Hospital Infections Are Serious And Even Deadly: They Are New York Medical Malpractice

Hospitals, Infections

Hospital acquired infections are some of the deadliest types of infections that a person can acquire. These are not your normal infections either. They commonly are resistant to medication and do not respond to even the most potent of cocktails designed to kill bacteria. Most hospital acquired infections are from superbugs like MSRA, and do not go away easily.

When a patient receives a hospital acquired infection, it can easily result in serious injury to a patient’s body and health. Fingers or even limbs could need to be amputated. Organ damage can be common, as is muscle or tendon damage. Personal injuries are serious, and many times a hospital acquired infection leads to sepsis and even death.

So why do hospital acquired infections occur?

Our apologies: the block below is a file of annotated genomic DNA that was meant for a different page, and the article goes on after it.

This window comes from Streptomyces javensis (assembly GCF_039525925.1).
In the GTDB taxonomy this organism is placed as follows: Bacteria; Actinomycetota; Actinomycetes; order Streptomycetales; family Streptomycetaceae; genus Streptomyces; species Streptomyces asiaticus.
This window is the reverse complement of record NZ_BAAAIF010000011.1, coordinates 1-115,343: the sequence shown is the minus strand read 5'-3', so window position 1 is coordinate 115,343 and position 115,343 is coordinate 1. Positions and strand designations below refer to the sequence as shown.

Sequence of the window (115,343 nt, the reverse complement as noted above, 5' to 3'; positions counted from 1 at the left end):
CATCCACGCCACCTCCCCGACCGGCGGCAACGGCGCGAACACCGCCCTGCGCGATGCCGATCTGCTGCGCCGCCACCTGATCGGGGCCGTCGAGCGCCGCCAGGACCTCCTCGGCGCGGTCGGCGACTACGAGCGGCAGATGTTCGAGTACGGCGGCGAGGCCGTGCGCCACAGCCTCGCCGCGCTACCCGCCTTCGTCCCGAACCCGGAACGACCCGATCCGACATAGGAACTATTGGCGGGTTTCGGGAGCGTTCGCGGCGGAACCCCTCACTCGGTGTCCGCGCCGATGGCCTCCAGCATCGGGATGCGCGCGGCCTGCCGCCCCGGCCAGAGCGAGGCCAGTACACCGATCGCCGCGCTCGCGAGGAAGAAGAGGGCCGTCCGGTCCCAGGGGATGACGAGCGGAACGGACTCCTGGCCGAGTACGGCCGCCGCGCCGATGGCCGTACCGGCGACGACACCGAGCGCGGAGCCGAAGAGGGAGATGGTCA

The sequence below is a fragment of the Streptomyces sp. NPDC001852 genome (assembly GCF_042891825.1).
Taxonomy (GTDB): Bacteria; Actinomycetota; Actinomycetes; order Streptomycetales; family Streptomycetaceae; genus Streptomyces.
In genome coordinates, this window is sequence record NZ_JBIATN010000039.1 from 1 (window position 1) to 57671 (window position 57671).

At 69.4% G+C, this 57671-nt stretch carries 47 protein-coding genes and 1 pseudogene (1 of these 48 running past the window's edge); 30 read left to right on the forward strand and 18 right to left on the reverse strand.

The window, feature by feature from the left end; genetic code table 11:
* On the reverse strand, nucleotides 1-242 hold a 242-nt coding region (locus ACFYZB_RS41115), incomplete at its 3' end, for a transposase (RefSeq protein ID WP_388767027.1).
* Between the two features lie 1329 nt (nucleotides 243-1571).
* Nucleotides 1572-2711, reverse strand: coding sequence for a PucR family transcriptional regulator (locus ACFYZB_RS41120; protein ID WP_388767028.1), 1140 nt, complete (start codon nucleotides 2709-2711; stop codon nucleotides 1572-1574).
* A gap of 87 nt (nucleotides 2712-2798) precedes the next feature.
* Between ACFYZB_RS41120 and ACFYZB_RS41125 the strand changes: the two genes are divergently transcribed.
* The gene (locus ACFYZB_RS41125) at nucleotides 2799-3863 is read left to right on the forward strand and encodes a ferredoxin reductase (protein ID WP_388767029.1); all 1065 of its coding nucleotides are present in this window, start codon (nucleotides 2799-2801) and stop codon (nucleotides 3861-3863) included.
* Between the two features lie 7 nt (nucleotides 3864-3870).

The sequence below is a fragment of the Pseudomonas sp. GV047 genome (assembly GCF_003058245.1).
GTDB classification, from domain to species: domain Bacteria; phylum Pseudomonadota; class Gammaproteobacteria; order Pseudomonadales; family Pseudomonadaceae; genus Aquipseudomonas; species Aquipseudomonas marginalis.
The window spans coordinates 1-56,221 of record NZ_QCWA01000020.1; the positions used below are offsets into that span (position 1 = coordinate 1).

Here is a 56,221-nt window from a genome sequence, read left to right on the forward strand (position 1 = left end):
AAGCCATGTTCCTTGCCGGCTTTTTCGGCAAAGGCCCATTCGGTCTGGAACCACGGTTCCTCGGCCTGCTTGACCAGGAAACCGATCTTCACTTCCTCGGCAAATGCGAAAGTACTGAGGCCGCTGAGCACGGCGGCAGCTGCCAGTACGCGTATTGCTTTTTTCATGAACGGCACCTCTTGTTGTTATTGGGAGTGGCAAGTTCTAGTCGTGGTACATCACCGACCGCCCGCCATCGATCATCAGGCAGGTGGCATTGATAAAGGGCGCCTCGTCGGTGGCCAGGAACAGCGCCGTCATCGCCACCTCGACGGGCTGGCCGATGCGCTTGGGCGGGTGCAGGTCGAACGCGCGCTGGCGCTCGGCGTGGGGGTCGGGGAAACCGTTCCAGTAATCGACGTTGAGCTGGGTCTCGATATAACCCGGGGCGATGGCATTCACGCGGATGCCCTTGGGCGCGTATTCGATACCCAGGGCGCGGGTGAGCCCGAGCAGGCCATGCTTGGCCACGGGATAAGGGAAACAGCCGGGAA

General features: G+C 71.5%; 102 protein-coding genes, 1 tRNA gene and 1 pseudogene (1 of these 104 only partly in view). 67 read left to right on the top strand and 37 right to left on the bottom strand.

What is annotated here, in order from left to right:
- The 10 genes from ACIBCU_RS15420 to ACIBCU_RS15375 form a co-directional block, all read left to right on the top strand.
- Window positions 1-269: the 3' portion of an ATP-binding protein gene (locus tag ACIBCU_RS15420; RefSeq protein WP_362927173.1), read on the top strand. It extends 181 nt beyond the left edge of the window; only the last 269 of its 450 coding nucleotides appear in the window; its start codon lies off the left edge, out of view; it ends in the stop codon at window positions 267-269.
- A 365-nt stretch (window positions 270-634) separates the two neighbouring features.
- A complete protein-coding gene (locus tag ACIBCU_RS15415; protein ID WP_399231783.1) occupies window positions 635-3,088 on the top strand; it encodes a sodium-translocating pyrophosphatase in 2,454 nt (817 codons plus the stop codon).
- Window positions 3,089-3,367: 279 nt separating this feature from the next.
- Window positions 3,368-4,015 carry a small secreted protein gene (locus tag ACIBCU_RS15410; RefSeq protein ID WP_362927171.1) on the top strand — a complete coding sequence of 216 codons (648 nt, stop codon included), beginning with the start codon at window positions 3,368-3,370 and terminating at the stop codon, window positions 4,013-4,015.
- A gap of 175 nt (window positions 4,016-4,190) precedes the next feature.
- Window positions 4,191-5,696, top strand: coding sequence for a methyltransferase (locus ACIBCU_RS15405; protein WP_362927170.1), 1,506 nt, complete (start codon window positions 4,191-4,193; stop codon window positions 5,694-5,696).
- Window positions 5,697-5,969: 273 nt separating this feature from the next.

Hospitals and healthcare professionals can cause massive hospital acquired infections which run rampant throughout the patient ward. Failing to follow protocol such as sterilizing instruments, rooms, and beds are also common. Dirty instruments are a real problem and can cause life-threatening infections. Also failing to property wash hands, while elementary sounding, is a big problem. Dirty clothing and habits also cause serious problems resulting in infections.

A patient sound not come into a hospital for treatment and walk out worse off with an infection, or not walk out because of an infection. Hospital acquired infections should be completely eradicated, and when they occur they should be compensation given to the victim for his or her suffering.

Shouldn’t patients who go in for a procedure and come out with a serious infection have rights to compensation?

Shouldn’t families of victims who died in a hospital from a hospital-caused infection get justice for the death of their loved ones?

Of course they should! And hospital acquired infections should be completed taken care of as that they never happen again. But this is sadly not the case, and infections are a leading case of medical malpractice cases—particularly those resulting in the death of a patient.